Uninviting signage at the intersection of Sage Road and Weaver Dairy Road. Photo by Michael Schwalbe.

More aggressive bike lane maintenance is also needed. Gravel and broken glass accumulate at the sides of a road. If bike lanes aren’t kept clean, cyclists must swerve into traffic to avoid tire-shredding debris. This compromises the safety value of bike lanes.

Weaver Dairy Road is supposedly swept weekly by Chapel Hill, “equipment, weather and staff permitting,” according to Town staff. But I’ve sometimes seen the same bits of debris persist in the Weaver Dairy bike lanes for weeks. I’m not the only one who’s noticed the problem. Other local cycling advocates have also called for more frequent sweeping of bike lanes.

Another sour spot comes at the intersection of Weaver Dairy and Martin Luther King Boulevard. In trying to cross Martin Luther King, cyclists are again stymied by a lack of bike-detector loops. Cyclists must either wait for a car to trip the light, ride on the sidewalk to get to the pedestrian button, or wait until traffic clears and then zip through against the light. A timing adjustment is also needed here, so that the light doesn’t turn red when a cyclist is only halfway through the intersection.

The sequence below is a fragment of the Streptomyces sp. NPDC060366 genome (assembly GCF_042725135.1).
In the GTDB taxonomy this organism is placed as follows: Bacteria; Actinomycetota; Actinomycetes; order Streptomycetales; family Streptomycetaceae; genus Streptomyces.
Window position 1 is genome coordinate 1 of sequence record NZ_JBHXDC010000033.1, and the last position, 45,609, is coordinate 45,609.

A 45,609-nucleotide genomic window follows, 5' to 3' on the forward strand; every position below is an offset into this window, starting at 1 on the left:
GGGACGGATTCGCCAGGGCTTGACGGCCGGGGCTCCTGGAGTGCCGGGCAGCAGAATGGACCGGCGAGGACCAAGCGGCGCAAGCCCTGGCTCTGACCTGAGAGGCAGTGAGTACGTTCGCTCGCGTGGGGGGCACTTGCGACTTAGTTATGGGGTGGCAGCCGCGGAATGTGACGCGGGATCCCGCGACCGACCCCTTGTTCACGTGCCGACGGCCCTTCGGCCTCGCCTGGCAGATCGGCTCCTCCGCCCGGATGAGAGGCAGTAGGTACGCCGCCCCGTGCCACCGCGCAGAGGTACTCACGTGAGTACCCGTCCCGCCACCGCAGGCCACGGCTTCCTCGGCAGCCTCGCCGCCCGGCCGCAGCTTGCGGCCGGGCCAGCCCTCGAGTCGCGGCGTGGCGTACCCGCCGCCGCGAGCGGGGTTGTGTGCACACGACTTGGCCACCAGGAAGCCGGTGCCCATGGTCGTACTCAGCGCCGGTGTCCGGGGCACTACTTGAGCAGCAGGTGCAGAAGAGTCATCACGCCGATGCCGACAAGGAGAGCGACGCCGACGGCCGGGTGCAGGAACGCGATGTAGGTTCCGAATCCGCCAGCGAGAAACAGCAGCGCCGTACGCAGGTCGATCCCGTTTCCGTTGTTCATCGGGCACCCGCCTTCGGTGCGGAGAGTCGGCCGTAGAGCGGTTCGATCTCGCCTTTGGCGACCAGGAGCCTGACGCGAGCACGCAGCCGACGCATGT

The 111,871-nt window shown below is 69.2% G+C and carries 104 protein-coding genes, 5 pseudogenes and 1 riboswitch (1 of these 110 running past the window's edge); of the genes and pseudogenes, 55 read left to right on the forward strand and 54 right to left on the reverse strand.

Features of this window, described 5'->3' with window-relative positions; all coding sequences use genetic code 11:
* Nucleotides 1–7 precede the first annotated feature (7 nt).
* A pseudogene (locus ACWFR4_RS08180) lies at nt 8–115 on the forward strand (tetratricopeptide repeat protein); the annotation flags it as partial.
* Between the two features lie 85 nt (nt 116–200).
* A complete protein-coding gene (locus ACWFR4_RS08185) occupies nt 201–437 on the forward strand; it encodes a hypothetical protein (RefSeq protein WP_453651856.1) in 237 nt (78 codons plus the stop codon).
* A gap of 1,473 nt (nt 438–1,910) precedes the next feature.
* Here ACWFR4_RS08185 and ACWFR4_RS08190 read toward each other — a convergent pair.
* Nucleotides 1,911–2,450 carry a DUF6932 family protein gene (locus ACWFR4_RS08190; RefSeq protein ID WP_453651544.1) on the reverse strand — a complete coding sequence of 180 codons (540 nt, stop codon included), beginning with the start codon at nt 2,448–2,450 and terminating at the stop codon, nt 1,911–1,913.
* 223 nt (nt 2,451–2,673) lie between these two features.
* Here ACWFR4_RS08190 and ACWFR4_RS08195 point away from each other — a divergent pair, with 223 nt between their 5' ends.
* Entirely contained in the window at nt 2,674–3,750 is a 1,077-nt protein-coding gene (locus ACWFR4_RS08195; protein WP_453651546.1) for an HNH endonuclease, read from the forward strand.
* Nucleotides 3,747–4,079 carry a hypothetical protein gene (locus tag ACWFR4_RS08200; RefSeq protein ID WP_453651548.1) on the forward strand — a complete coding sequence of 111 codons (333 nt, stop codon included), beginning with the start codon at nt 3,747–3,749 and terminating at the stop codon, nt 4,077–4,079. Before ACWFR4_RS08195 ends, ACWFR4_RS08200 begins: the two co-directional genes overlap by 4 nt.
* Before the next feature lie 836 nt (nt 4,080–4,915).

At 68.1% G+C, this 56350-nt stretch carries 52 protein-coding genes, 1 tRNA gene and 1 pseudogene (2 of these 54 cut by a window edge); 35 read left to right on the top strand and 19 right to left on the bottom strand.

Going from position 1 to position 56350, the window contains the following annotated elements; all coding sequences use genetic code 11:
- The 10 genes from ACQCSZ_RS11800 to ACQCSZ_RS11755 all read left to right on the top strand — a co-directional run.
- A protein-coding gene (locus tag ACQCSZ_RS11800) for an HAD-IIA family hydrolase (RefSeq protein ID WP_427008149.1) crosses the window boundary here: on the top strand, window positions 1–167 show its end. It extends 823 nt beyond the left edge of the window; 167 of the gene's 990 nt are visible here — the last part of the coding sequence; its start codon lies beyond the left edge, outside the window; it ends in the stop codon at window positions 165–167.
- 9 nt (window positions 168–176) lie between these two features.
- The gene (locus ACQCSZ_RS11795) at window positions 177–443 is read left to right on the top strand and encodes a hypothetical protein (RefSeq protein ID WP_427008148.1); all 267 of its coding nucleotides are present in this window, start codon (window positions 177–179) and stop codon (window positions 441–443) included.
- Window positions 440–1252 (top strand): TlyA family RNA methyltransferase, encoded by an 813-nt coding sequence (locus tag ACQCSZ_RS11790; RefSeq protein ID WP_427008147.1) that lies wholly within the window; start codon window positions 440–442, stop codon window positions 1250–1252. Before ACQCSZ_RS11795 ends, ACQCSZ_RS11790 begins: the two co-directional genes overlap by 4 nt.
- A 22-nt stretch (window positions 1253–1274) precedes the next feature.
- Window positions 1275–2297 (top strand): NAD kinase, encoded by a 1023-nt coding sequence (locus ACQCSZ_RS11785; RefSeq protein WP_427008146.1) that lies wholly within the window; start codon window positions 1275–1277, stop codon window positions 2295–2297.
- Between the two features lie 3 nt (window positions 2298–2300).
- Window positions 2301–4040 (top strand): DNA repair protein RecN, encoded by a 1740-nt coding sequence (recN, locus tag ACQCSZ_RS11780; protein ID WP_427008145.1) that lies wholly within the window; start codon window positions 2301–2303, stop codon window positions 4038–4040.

I realize there are bureaucratic and political obstacles to making even minor upgrades to roads that are, like Weaver Dairy, owned by the state and controlled by the N.C. Department of Transportation (NCDOT). Permission is required for any changes, and I’ve been told that the NCDOT is reluctant to permit changes that might slow motorists. 

Debris in Weaver Dairy Road bike lane. Photo by Michael Schwalbe.

How hard is it to get permission? Some cycling advocates and local officials say it is despairingly difficult, requiring costly studies to justify any change. Some Town staff said that smaller changes — signage, painted lanes, bike-detector loops — are sometimes readily allowed. It seems fair to say that the process needs to be streamlined and tipped in favor of enhancing safety, not auto speed.